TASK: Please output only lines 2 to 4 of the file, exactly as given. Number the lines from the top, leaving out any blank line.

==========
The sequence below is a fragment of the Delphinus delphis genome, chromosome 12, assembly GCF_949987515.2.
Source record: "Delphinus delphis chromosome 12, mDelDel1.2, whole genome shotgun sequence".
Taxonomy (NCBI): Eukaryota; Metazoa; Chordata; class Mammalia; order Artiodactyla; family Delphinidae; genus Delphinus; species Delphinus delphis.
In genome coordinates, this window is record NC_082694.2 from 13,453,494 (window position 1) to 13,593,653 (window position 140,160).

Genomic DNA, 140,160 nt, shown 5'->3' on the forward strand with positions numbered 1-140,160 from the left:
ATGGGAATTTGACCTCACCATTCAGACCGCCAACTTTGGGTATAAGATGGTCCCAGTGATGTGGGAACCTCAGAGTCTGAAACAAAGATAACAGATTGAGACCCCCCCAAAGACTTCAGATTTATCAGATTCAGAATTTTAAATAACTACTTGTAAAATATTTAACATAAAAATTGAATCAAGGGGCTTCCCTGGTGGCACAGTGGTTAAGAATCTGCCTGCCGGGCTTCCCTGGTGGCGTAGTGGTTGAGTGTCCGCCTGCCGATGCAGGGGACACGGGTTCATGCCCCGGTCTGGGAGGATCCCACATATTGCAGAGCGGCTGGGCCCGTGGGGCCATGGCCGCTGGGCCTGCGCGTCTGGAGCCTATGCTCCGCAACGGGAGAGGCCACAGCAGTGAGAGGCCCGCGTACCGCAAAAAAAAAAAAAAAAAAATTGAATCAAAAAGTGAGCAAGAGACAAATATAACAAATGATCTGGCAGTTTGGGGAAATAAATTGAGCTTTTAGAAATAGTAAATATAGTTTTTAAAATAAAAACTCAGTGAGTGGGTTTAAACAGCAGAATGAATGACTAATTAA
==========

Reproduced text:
Source record: "Delphinus delphis chromosome 12, mDelDel1.2, whole genome shotgun sequence".
Taxonomy (NCBI): Eukaryota; Metazoa; Chordata; class Mammalia; order Artiodactyla; family Delphinidae; genus Delphinus; species Delphinus delphis.
In genome coordinates, this window is record NC_082694.2 from 13,453,494 (window position 1) to 13,593,653 (window position 140,160).